Several other papers also need to be examined: completion certificate of house or building; forms C & D and B-I which relate to electrical conduits and sanitation; building plan of the property (it should have the necessary sanction from the concerned authority); a copy of the latest property tax bill with a receipt to ensure that all property tax dues have been cleared; latest water and electricity bills with a ‘paid’ stamp to again ensure that these dues have been cleared.

From the legal standpoint, say experts, buying a freehold property is always preferable to buying a leasehold property.

Only after you have conducted all the checks mentioned above should you enter into a sale agreement. Thus, you need to exercise a lot of caution right from the site seeing stage till the property has been registered in your name.
Then why the GNoida and Noida rates are at par with most of their freehold counterparts ?

After 90 years one has to pay the lease rent again which would be according to the prevailing rates !

Rohit
 
Old January 22 2011, 10:04 PM   #5
 
 
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............because , most of the times, buyers r not aware . I think, this could be one of the reasons, but really not sure on it .
 
Old January 22 2011, 10:29 PM   #6
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Quote:
Originally Posted by MANOJa View Post
............because , most of the times, buyers r not aware . I think, this could be one of the reasons, but really not sure on it .
Exactly Most of the buyers are NOT aware that whole of Nodia and Greater Noida is Leasehold - The current buyers profile is mostly young generation who care less about these details.

Rohit
 
Old January 24 2011, 04:12 PM   #7
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Default Basic Difference: Loan Available v/s Loan Not Available

A freehold property will always have loan availability from any bank in India. The property can be mortgaged and kept as collateral for any financing activity.

A leasehold property has loan available only at the time of first allotment (that too when the builder has negotiated with certain banks). The following resale transactions will not have any loan from any bank, because the property does not get transferred in the buyer's name.

In Gurgaon, there is a subtle difference in the prices of freehold and leasehold properties. I can quote a recent example. 3-BHK Ansal builder floors in Sushant Lok 2, GGN were available for 35-40 lakhs till the time they were leasehold. In 2009, when Haryana govt. allowed registry of such floors, the properties immediately quoted a price of 45-50 lakhs and within a year, they were above 55 lakhs.
 
Old January 24 2011, 05:05 PM   #8
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Quote:
Originally Posted by gotiyaa View Post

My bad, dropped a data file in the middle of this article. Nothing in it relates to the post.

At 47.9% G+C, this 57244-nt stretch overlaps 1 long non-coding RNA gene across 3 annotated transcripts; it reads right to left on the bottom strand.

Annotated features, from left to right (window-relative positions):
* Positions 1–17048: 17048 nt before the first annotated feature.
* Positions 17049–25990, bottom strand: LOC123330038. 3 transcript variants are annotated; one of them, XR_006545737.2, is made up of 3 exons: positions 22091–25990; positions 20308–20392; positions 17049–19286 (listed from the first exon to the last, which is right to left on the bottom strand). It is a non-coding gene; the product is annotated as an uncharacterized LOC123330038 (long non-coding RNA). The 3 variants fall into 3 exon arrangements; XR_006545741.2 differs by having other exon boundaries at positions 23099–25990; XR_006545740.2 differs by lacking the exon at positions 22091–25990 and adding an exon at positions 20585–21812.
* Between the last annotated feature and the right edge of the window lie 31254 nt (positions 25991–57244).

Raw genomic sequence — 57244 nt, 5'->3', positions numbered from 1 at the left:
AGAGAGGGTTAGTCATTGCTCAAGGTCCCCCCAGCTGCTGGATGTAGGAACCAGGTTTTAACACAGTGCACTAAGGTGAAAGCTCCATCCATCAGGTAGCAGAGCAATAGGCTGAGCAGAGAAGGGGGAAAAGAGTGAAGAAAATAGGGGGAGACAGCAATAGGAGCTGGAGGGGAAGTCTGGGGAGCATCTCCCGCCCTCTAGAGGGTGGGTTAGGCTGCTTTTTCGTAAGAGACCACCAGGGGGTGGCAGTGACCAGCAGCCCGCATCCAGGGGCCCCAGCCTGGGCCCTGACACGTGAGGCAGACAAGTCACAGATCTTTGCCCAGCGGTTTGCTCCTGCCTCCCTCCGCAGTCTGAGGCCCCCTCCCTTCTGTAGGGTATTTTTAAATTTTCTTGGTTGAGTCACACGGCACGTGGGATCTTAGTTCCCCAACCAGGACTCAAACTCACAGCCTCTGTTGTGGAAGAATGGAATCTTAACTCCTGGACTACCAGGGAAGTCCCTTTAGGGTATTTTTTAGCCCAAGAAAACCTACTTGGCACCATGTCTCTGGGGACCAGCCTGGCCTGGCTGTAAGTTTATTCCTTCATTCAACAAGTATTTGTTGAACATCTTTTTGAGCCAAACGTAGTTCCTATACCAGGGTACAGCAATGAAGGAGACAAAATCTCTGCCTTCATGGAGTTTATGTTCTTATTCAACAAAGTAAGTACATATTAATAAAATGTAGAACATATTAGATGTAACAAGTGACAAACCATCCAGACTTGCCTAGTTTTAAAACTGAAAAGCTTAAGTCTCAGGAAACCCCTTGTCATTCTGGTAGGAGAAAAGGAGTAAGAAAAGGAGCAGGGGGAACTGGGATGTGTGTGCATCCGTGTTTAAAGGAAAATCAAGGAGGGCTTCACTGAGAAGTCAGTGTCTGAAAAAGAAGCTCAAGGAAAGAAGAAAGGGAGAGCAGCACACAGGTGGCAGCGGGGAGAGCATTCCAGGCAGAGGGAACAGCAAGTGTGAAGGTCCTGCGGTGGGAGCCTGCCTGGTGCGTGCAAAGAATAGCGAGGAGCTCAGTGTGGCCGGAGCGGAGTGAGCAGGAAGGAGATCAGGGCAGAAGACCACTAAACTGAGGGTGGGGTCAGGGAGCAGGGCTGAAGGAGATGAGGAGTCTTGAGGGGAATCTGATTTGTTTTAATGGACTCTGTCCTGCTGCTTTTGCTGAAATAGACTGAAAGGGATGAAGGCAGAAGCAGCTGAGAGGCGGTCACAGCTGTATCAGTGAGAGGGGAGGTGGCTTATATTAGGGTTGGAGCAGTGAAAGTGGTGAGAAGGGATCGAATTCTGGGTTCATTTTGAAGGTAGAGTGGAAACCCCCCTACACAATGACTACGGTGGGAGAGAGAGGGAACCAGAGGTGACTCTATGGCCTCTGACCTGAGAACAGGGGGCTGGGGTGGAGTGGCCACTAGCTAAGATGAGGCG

A freehold property will always have loan availability from any bank in India. The property can be mortgaged and kept as collateral for any financing activity.

A leasehold property has loan available only at the time of first allotment (that too when the builder has negotiated with certain banks). The following resale transactions will not have any loan from any bank, because the property does not get transferred in the buyer's name.

In Gurgaon, there is a subtle difference in the prices of freehold and leasehold properties. I can quote a recent example. 3-BHK Ansal builder floors in Sushant Lok 2, GGN were available for 35-40 lakhs till the time they were leasehold. In 2009, when Haryana govt. allowed registry of such floors, the properties immediately quoted a price of 45-50 lakhs and within a year, they were above 55 lakhs.
well said now people will relook at the deals of leasehold
 
Old January 28 2011, 12:14 PM   #9
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Few comments:

1. There isn't big difference between the prices of freehold and leasehold properties because
a. It's 90/99 years, so most of the people are ok with such a long duration.
b. It is mostly expected that at the time of expiry of lease duration, the Govt. will bend and renew the leases at a very nominal fee. Consider the fact that the lease for most of the properties in that entire area will be expiring nearly at the same time, so there will be huge "vote bank pressure".
c. As rightly said by others, many a times people are simply not aware

2. ManojA: Commenting on the line quoted below from your post -- Usually an irrevokable "Will" should also be signed alongwith the POA to ensure that there are no issues incase of death of Seller.

Quote:
Originally Posted by MANOJa View Post
Here is a nice article -

Most transactions involving leasehold properties are done through Power of Attorney (POA). Such a transaction does not confer a clear title on the buyer. It also ceases to be effective on the seller’s death. If you are the buyer in such a transaction, ensure that you get a general as well as a special, irrevocable POA, which allows you to transfer the property. Moreover, buying properties involved in multiple POAs is usually fraught with difficulties.
 
Old February 12 2013, 09:07 PM   #10
 
 
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Default Leasehold Versus Freehold: The Basic Difference Between The Two Is Land Ownership And Control

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9 Feb 2013, Hindustan Times By Ashoo Gupta